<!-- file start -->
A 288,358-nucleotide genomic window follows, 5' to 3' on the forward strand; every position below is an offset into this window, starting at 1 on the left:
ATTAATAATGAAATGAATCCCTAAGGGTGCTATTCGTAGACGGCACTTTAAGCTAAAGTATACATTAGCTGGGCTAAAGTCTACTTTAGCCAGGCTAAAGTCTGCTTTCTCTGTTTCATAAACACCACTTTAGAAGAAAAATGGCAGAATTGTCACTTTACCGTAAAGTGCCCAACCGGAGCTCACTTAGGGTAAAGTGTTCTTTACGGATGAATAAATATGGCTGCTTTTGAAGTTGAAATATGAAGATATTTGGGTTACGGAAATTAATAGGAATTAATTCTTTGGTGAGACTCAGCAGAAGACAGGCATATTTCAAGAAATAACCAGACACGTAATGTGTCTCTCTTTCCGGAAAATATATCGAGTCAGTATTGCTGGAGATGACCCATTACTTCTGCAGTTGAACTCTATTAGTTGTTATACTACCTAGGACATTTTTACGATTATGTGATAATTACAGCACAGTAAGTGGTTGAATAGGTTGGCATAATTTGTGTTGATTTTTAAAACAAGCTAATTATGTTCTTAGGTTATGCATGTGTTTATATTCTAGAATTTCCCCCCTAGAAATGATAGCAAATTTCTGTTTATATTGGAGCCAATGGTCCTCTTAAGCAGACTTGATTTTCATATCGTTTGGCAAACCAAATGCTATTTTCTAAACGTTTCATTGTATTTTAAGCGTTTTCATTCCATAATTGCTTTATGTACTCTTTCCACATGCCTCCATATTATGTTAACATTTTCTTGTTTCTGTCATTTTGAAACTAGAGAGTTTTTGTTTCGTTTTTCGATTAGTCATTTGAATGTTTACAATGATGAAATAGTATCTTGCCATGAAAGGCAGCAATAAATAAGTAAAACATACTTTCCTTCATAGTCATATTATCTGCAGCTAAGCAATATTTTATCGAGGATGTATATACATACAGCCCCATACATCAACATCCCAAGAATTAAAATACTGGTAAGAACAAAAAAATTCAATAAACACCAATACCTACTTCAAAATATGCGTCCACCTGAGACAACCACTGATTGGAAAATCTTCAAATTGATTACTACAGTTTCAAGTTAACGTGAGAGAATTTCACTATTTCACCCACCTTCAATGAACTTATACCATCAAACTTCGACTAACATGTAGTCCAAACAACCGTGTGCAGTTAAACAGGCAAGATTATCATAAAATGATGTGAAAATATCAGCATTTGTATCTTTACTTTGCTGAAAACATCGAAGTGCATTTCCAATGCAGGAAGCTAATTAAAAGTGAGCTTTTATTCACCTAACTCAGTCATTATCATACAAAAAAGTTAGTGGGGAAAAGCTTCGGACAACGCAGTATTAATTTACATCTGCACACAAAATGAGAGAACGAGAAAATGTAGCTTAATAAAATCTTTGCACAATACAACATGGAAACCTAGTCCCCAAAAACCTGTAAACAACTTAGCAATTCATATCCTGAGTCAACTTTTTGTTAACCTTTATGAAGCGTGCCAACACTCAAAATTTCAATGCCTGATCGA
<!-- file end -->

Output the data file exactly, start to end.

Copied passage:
A 288,358-nucleotide genomic window follows, 5' to 3' on the forward strand; every position below is an offset into this window, starting at 1 on the left:
ATTAATAATGAAATGAATCCCTAAGGGTGCTATTCGTAGACGGCACTTTAAGCTAAAGTATACATTAGCTGGGCTAAAGTCTACTTTAGCCAGGCTAAAGTCTGCTTTCTCTGTTTCATAAACACCACTTTAGAAGAAAAATGGCAGAATTGTCACTTTACCGTAAAGTGCCCAACCGGAGCTCACTTAGGGTAAAGTGTTCTTTACGGATGAATAAATATGGCTGCTTTTGAAGTTGAAATATGAAGATATTTGGGTTACGGAAATTAATAGGAATTAATTCTTTGGTGAGACTCAGCAGAAGACAGGCATATTTCAAGAAATAACCAGACACGTAATGTGTCTCTCTTTCCGGAAAATATATCGAGTCAGTATTGCTGGAGATGACCCATTACTTCTGCAGTTGAACTCTATTAGTTGTTATACTACCTAGGACATTTTTACGATTATGTGATAATTACAGCACAGTAAGTGGTTGAATAGGTTGGCATAATTTGTGTTGATTTTTAAAACAAGCTAATTATGTTCTTAGGTTATGCATGTGTTTATATTCTAGAATTTCCCCCCTAGAAATGATAGCAAATTTCTGTTTATATTGGAGCCAATGGTCCTCTTAAGCAGACTTGATTTTCATATCGTTTGGCAAACCAAATGCTATTTTCTAAACGTTTCATTGTATTTTAAGCGTTTTCATTCCATAATTGCTTTATGTACTCTTTCCACATGCCTCCATATTATGTTAACATTTTCTTGTTTCTGTCATTTTGAAACTAGAGAGTTTTTGTTTCGTTTTTCGATTAGTCATTTGAATGTTTACAATGATGAAATAGTATCTTGCCATGAAAGGCAGCAATAAATAAGTAAAACATACTTTCCTTCATAGTCATATTATCTGCAGCTAAGCAATATTTTATCGAGGATGTATATACATACAGCCCCATACATCAACATCCCAAGAATTAAAATACTGGTAAGAACAAAAAAATTCAATAAACACCAATACCTACTTCAAAATATGCGTCCACCTGAGACAACCACTGATTGGAAAATCTTCAAATTGATTACTACAGTTTCAAGTTAACGTGAGAGAATTTCACTATTTCACCCACCTTCAATGAACTTATACCATCAAACTTCGACTAACATGTAGTCCAAACAACCGTGTGCAGTTAAACAGGCAAGATTATCATAAAATGATGTGAAAATATCAGCATTTGTATCTTTACTTTGCTGAAAACATCGAAGTGCATTTCCAATGCAGGAAGCTAATTAAAAGTGAGCTTTTATTCACCTAACTCAGTCATTATCATACAAAAAAGTTAGTGGGGAAAAGCTTCGGACAACGCAGTATTAATTTACATCTGCACACAAAATGAGAGAACGAGAAAATGTAGCTTAATAAAATCTTTGCACAATACAACATGGAAACCTAGTCCCCAAAAACCTGTAAACAACTTAGCAATTCATATCCTGAGTCAACTTTTTGTTAACCTTTATGAAGCGTGCCAACACTCAAAATTTCAATGCCTGATCGA